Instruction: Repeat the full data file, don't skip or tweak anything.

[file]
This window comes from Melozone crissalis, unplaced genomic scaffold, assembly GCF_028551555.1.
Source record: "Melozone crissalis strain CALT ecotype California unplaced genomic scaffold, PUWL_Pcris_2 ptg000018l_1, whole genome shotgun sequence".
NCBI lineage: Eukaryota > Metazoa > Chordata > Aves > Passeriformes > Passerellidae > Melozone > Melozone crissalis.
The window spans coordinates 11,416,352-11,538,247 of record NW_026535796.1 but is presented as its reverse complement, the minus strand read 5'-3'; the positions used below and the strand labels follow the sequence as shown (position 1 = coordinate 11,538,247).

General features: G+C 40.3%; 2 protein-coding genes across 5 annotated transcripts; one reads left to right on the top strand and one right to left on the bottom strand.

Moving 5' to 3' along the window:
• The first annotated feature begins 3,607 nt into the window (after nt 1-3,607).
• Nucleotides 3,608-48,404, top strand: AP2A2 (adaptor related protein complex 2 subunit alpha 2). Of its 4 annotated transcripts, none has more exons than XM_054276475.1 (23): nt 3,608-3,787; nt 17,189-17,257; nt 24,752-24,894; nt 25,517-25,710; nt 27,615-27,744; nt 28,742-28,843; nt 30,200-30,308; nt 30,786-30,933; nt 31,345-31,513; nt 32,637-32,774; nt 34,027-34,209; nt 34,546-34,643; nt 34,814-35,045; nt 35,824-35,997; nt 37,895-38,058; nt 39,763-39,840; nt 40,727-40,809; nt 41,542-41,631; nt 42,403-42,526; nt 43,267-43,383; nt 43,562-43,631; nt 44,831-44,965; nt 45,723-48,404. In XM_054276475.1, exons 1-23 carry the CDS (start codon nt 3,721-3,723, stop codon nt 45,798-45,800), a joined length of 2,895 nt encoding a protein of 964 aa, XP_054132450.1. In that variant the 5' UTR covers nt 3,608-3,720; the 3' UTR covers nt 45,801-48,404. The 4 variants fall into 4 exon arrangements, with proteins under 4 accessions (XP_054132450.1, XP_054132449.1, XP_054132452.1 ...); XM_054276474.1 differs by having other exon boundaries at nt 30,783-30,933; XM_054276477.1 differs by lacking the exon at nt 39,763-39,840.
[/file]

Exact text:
This window comes from Melozone crissalis, unplaced genomic scaffold, assembly GCF_028551555.1.
Source record: "Melozone crissalis strain CALT ecotype California unplaced genomic scaffold, PUWL_Pcris_2 ptg000018l_1, whole genome shotgun sequence".
NCBI lineage: Eukaryota > Metazoa > Chordata > Aves > Passeriformes > Passerellidae > Melozone > Melozone crissalis.
The window spans coordinates 11,416,352-11,538,247 of record NW_026535796.1 but is presented as its reverse complement, the minus strand read 5'-3'; the positions used below and the strand labels follow the sequence as shown (position 1 = coordinate 11,538,247).

General features: G+C 40.3%; 2 protein-coding genes across 5 annotated transcripts; one reads left to right on the top strand and one right to left on the bottom strand.

Moving 5' to 3' along the window:
• The first annotated feature begins 3,607 nt into the window (after nt 1-3,607).
• Nucleotides 3,608-48,404, top strand: AP2A2 (adaptor related protein complex 2 subunit alpha 2). Of its 4 annotated transcripts, none has more exons than XM_054276475.1 (23): nt 3,608-3,787; nt 17,189-17,257; nt 24,752-24,894; nt 25,517-25,710; nt 27,615-27,744; nt 28,742-28,843; nt 30,200-30,308; nt 30,786-30,933; nt 31,345-31,513; nt 32,637-32,774; nt 34,027-34,209; nt 34,546-34,643; nt 34,814-35,045; nt 35,824-35,997; nt 37,895-38,058; nt 39,763-39,840; nt 40,727-40,809; nt 41,542-41,631; nt 42,403-42,526; nt 43,267-43,383; nt 43,562-43,631; nt 44,831-44,965; nt 45,723-48,404. In XM_054276475.1, exons 1-23 carry the CDS (start codon nt 3,721-3,723, stop codon nt 45,798-45,800), a joined length of 2,895 nt encoding a protein of 964 aa, XP_054132450.1. In that variant the 5' UTR covers nt 3,608-3,720; the 3' UTR covers nt 45,801-48,404. The 4 variants fall into 4 exon arrangements, with proteins under 4 accessions (XP_054132450.1, XP_054132449.1, XP_054132452.1 ...); XM_054276474.1 differs by having other exon boundaries at nt 30,783-30,933; XM_054276477.1 differs by lacking the exon at nt 39,763-39,840.